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Reissue CDs Weekly: Nirvana | reviews, news & interviews

Reissue CDs Weekly: Nirvana

Reissue CDs Weekly: Nirvana

Not that one: bonus-stuffed reappearance of the British Sixties psych-pop band’s first two albums

Nirvana main-men Patrick Campbell-Lyons (front, right) and Alex Spyropoulos (front, left of centre) gather some friends for the photographer's benefit

In William S, Burroughs’ The Naked Lunch, a simopath was “a citizen convinced he is an ape or other simian. It is a disorder peculiar to the army and discharge cures it.” Being in uniform, then, reversed evolution.

In October 1967, a British band called Nirvana released their debut album. With its Burroughs-referencing title, The Story of Simon Simopath was a 10-track concept album telling the story of a boy longing for the wings of butterfly. Getting his wish, he flies away from reality, suffers a nervous breakdown and then boards a rocket, meets a centaur and a goddess named Magdelana who works in a hotel. The name Simon Simopath crops up in the album’s third song “We Can Help You”, a commentary on the drudgery of office work. There were no explicit references to Burroughs, but the word simopath obviously drew from his work.

NIRVANA RAINBOW CHASER the 1960s recordings (The Island Years)The album’s songs actually pre-existed the narrative. Nirvana’s prime movers Patrick Campbell-Lyons and Alex Spyropoulos hung the story around what they had, as The Beatles did loosely with the then-recent Sgt Pepper’s Lonely Hearts Club Band. Very much a psychedelic-pop product of 1967, The Story of Simon Simopath was one of the best British albums of the year.

Musically, The Beach Boys’ Pet Sounds, the baroque side of The Beatles and The Zombies fed into The Story of Simon Simopath. Nirvana were also on a similar wavelength to producer/songwriter Mark Wirtz, who was trying to get his Teenage Opera off the ground at the same time. Hints of The Bee Gees were in there too. Sales-wise, Nirvana's high watermark was their single “Rainbow Chaser”, a minor hit in 1968.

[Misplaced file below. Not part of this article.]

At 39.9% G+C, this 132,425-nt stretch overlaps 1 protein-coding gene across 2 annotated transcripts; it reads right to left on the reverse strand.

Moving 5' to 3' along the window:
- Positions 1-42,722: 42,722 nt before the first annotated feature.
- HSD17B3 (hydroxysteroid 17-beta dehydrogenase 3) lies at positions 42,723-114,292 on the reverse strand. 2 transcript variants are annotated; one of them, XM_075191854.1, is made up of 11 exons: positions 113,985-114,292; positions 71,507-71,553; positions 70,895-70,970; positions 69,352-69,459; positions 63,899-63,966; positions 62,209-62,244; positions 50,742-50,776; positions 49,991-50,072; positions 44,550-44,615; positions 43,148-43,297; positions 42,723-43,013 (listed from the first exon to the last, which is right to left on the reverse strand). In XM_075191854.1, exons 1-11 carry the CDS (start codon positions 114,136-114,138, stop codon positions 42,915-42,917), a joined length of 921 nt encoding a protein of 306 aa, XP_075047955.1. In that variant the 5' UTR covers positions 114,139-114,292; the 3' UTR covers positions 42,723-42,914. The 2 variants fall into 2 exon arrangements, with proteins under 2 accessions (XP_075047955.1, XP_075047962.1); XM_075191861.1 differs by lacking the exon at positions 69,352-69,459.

The new double CD Rainbow Chaser: The 1960s recordings (The Island Years) collects Nirvana’s first album, their second (All Of Us, issued in August 1968), A-sides and B-sides from non-album singles, soundtrack recordings and unreleased tracks (mostly alternate versions and instrumental backing tracks). It is the last word on Nirvana's 1967–1969 tenure with Island Records.

nirvana The Story Of Simon SimopathAt this point, Island was expanding its roster beyond Jamaican artists, R&B and soul to explore progressive pop through recent signings Art (soon reconfigured as Spooky Tooth), The Smoke, Traffic and Nirvana too. Unlike the other outfits, Nirvana was not a band as such but a studio-born creation conceived by Campbell-Lyons (who is Irish) and Spyropoulos (Greek). Session players and singers were brought on board as necessary. As were Spooky Tooth, credited here as the band on two previously unheard early takes of the 1969 single “Oh! What a Performance”.

The Story of Simon Simopath (pictured above left) and All Of Us ((pictured below right: its full title is The Existence of Chance is Everything and Nothing While the Greatest Achievement is the Living of Life and So Say All of Us) are of a piece with each other. Both wonderful albums have been reissued previously, so much of the interest in Rainbow Chaser stems from what has not been heard before. The two original albums make up 22 of the 52 tracks.

An intriguing inclusion is “City Of The South" which was meant to be credited to “The Nirvana Orchestra” and issued as the B-side to a 1968 Island single by session singers and some-time Nirvana contributors Sue & Sunny. It was cancelled before release and its catalogue number assigned to Jethro Tull’s “A Song For Jeffrey” single. "Set Me Free", the Sue & Sunny A-side, which presumably also had a Campbell-Lyons and Spyropoulos involvement is not heard on Rainbow Chaser.

nirvana all of usBeyond this, two sets of previously unheard recordings stand out. The first draws from the soundtrack for the mod-ish film The Touchables, directed by Beatles’ photographer Robert Freeman. For the spin-off album, Nirvana contributed “The Touchables Theme (All Of Us)” which was subsequently reworked to became the title track of All Of Us. Heard here is a previously unreleased alternate version with vocals by the actresses from the film. Although a finished recording, it lacks the grandeur of either of the two released versions.

Even more interesting are “Black Flower”, “Excerpt From ‘The Blind & The Beautiful’” and “Love Suite” which were recorded in March, April and May 1969 in preparation for a third Island album. When their label pulled the plug following the flop of the May 1969 single “Oh! What A Performance”, Campbell-Lyons and Spyropoulos moved to Pye International for whom the three tracks were re-recorded to form part of the Dedicated To Markos III album. This is the first chance to hear what could have been another album for Island.

Rainbow Chaser: The 1960s recordings (The Island Years) is a diligent, fascinating release which plugs gaps in the Nirvana story. In contrast, its liner notes tell the band’s story without considering the collection’s contents. How they began recording an aborted third album for Island and then left the label is not explained. It would also have been good to know about the Sue & Sunny single and how Campbell-Lyons and Spyropoulos were teamed up with Spooky Tooth but, alas, neither are addressed. Nonetheless, this fine package is an essential document of British pop at its most boundary pushing in the period before the progressive-rock era.

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